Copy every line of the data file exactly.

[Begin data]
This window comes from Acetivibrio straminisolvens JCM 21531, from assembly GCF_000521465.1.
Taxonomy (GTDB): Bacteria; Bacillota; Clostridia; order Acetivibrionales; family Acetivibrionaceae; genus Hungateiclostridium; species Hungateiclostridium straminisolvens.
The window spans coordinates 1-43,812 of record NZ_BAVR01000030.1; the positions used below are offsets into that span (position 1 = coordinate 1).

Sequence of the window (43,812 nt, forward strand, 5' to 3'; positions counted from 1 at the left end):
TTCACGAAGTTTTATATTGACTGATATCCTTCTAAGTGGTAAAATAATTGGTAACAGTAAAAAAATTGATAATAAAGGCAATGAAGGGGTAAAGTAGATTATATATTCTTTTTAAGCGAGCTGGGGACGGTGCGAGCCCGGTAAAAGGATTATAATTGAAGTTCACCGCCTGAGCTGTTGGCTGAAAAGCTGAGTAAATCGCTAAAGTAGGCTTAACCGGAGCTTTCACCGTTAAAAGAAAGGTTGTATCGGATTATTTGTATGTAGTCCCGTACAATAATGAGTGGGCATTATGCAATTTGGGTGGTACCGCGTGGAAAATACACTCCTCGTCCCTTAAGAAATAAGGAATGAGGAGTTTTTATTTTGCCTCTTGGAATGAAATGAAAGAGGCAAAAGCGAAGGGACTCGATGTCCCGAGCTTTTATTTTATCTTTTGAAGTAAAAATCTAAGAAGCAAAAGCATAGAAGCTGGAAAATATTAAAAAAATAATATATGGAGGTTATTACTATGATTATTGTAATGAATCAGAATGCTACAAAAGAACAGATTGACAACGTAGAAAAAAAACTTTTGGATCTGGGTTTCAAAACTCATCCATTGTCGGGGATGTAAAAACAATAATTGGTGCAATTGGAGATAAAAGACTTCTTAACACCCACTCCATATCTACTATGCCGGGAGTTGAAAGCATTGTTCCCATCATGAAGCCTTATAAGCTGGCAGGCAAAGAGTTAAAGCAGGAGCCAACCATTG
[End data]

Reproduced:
This window comes from Acetivibrio straminisolvens JCM 21531, from assembly GCF_000521465.1.
Taxonomy (GTDB): Bacteria; Bacillota; Clostridia; order Acetivibrionales; family Acetivibrionaceae; genus Hungateiclostridium; species Hungateiclostridium straminisolvens.
The window spans coordinates 1-43,812 of record NZ_BAVR01000030.1; the positions used below are offsets into that span (position 1 = coordinate 1).

Sequence of the window (43,812 nt, forward strand, 5' to 3'; positions counted from 1 at the left end):
TTCACGAAGTTTTATATTGACTGATATCCTTCTAAGTGGTAAAATAATTGGTAACAGTAAAAAAATTGATAATAAAGGCAATGAAGGGGTAAAGTAGATTATATATTCTTTTTAAGCGAGCTGGGGACGGTGCGAGCCCGGTAAAAGGATTATAATTGAAGTTCACCGCCTGAGCTGTTGGCTGAAAAGCTGAGTAAATCGCTAAAGTAGGCTTAACCGGAGCTTTCACCGTTAAAAGAAAGGTTGTATCGGATTATTTGTATGTAGTCCCGTACAATAATGAGTGGGCATTATGCAATTTGGGTGGTACCGCGTGGAAAATACACTCCTCGTCCCTTAAGAAATAAGGAATGAGGAGTTTTTATTTTGCCTCTTGGAATGAAATGAAAGAGGCAAAAGCGAAGGGACTCGATGTCCCGAGCTTTTATTTTATCTTTTGAAGTAAAAATCTAAGAAGCAAAAGCATAGAAGCTGGAAAATATTAAAAAAATAATATATGGAGGTTATTACTATGATTATTGTAATGAATCAGAATGCTACAAAAGAACAGATTGACAACGTAGAAAAAAAACTTTTGGATCTGGGTTTCAAAACTCATCCATTGTCGGGGATGTAAAAACAATAATTGGTGCAATTGGAGATAAAAGACTTCTTAACACCCACTCCATATCTACTATGCCGGGAGTTGAAAGCATTGTTCCCATCATGAAGCCTTATAAGCTGGCAGGCAAAGAGTTAAAGCAGGAGCCAACCATTG